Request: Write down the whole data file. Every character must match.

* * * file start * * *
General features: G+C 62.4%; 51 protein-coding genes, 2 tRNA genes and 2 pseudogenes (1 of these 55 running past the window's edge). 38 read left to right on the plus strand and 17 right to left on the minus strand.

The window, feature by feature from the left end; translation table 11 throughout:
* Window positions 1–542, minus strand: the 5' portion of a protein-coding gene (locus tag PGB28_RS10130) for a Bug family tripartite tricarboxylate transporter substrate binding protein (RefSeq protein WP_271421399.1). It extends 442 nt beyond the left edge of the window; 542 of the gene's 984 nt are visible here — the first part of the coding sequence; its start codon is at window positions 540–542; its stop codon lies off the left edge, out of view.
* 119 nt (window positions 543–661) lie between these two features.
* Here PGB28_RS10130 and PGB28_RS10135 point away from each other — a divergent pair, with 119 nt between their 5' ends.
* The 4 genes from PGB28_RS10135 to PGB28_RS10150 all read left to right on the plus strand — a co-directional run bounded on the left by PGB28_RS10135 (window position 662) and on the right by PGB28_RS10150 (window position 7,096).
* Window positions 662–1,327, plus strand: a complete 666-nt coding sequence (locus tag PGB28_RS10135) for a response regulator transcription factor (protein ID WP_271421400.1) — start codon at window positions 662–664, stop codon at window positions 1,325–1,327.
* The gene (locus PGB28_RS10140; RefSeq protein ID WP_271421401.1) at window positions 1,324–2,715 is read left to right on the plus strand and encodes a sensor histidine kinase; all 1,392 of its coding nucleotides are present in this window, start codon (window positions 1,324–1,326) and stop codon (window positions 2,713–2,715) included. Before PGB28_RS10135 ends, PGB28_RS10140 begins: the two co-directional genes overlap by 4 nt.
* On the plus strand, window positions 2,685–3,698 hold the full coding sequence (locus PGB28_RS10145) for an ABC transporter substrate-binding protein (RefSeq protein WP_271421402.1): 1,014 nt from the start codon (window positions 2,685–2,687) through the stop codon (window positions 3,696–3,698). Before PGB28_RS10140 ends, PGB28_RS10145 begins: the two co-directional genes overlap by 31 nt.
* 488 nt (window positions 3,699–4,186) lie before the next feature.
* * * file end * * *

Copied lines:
General features: G+C 62.4%; 51 protein-coding genes, 2 tRNA genes and 2 pseudogenes (1 of these 55 running past the window's edge). 38 read left to right on the plus strand and 17 right to left on the minus strand.

The window, feature by feature from the left end; translation table 11 throughout:
* Window positions 1–542, minus strand: the 5' portion of a protein-coding gene (locus tag PGB28_RS10130) for a Bug family tripartite tricarboxylate transporter substrate binding protein (RefSeq protein WP_271421399.1). It extends 442 nt beyond the left edge of the window; 542 of the gene's 984 nt are visible here — the first part of the coding sequence; its start codon is at window positions 540–542; its stop codon lies off the left edge, out of view.
* 119 nt (window positions 543–661) lie between these two features.
* Here PGB28_RS10130 and PGB28_RS10135 point away from each other — a divergent pair, with 119 nt between their 5' ends.
* The 4 genes from PGB28_RS10135 to PGB28_RS10150 all read left to right on the plus strand — a co-directional run bounded on the left by PGB28_RS10135 (window position 662) and on the right by PGB28_RS10150 (window position 7,096).
* Window positions 662–1,327, plus strand: a complete 666-nt coding sequence (locus tag PGB28_RS10135) for a response regulator transcription factor (protein ID WP_271421400.1) — start codon at window positions 662–664, stop codon at window positions 1,325–1,327.
* The gene (locus PGB28_RS10140; RefSeq protein ID WP_271421401.1) at window positions 1,324–2,715 is read left to right on the plus strand and encodes a sensor histidine kinase; all 1,392 of its coding nucleotides are present in this window, start codon (window positions 1,324–1,326) and stop codon (window positions 2,713–2,715) included. Before PGB28_RS10135 ends, PGB28_RS10140 begins: the two co-directional genes overlap by 4 nt.
* On the plus strand, window positions 2,685–3,698 hold the full coding sequence (locus PGB28_RS10145) for an ABC transporter substrate-binding protein (RefSeq protein WP_271421402.1): 1,014 nt from the start codon (window positions 2,685–2,687) through the stop codon (window positions 3,696–3,698). Before PGB28_RS10140 ends, PGB28_RS10145 begins: the two co-directional genes overlap by 31 nt.
* 488 nt (window positions 3,699–4,186) lie before the next feature.